The best neighborhoods in Naples – Lonely Planet
Few cities need advanced information like sun-scorched Naples. With contradictions – and guts – in spades, this explosive southern Italian citta do not joke.
Neighborhoods vary wildly in history, vibe, and noise levels, and it’s worth planning your stay in advance. Fall into the ‘wrong’ neighborhood and you just might find yourself gazing at the macabre work of the 5th century schiattamorti (“crushers of corpses”) in place of a masterpiece by Caravaggio, or the famous sublime view of the sea that unfolds from the hoods of the greener hills of Naples.
Italy’s third-largest city is compact enough to explore in a few days, with a 1920s-era metro, buses and funiculars providing easy access to less central neighborhoods. A wide variety of sights and activities are packed into each neighborhood, loading them all with individual appeal and allowing you to create your own Neapolitan experience – ethereal, elegant or daring.
Great for sightseeing, drinking and street living
the historical Center (historic center) is the noisy and throbbing heart of Naples that gives the city its notorious punch. Upon arrival, expect to be zoomed through a theatrical time warp of crowded plazas, frescoed cloisters and subterranean streets along which Roman chariots once thundered.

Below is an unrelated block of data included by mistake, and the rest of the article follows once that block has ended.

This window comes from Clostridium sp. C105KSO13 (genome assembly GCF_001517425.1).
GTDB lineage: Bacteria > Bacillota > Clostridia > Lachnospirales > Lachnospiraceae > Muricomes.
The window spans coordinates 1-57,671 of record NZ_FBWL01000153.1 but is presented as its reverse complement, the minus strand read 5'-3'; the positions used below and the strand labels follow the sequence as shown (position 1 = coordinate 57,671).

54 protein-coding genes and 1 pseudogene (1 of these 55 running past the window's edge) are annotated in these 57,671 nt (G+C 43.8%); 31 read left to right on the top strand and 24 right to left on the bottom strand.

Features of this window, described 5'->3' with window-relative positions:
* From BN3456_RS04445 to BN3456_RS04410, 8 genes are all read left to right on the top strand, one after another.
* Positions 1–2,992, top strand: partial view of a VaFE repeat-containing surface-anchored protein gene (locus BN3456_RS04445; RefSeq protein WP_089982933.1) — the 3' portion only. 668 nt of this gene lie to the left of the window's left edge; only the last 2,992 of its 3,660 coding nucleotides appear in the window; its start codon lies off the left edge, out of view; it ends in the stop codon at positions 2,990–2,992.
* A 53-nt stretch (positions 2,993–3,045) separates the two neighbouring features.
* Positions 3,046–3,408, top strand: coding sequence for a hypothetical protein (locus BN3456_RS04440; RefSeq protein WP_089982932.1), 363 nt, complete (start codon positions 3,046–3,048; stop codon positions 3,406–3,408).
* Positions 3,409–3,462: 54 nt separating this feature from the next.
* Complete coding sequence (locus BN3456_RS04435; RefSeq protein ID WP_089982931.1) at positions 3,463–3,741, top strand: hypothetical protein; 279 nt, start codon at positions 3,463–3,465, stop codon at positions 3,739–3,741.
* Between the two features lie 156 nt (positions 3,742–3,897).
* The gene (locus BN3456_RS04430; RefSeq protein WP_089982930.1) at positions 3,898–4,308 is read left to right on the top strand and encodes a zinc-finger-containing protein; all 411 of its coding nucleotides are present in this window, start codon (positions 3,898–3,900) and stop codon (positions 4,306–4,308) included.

It was the playground of the ancient Greeks, and the UNESCO World Heritage Site is full of churches and historical monuments anchored in Naples’ neo-Gothic duomo. That said, sightseeing in this hodgepodge of dark, narrow lanes is as much about soaking up the local street vibe as it is swooning over a Caravaggio masterpiece or the finest sculpture marble from Italy.
Night owls will have a blast in the maze of wine bars, historic cafes and hip spots after dark. Accommodation covers all styles and budgets, from cheap boltholes to designer palaces. Pack earplugs if you need complete silence to sleep.
Get more travel inspiration, tips and exclusive deals straight to your inbox with our weekly newsletter.
Ideal for a cinematic shot of Naples
The Spanish Quarter is the stuff of Naples movies: old-fashioned pizzerias, laundry drying, renegade Vespas rolling down dodgy alleys and devout locals queuing to be blessed in the jeweled chapel under the holy sanctuary of Saint Maria Francesca.
The grid of busy, rough residential streets was built under the Spanish viceroy Pedro Álvarez de Toledo y Zúñiga for his troops in the 16th century. This is one of the densest and least sumptuous neighborhoods in the city. Dive in to discover alternative street art, authentic trattoria restaurants, and a handful of artsy guesthouses and hotels. The blocks further from Via Toledo can look dodgy – avoid. For the full cinematic experience, lean and dive between the Quartieri Spagnoli and chichi boutiques and aristocratic palaces of Via Toledo, the opulent Teatro San Carlo and the rose-hued Palazzo Reale on its eastern and southern fringes. Artists and intellectuals rubbed shoulders under glass chandeliers at Caffè Gambrinus during the glamorous Belle Époque. Do the same.
Ideal for cooler air and elevated views
A trio of funiculars climb up this distinguished hillside neighborhood, stitched with leafy avenues, flower-strewn Liberty villas, and jaw-dropping views. The large blue bay and city panorama – not to mention the tranquil gardens and cloisters of Certosa e Museo di San Martino crowning the hill – make it an easily accessible retreat from the seething sprawl and full-throttle intensity of the downtown.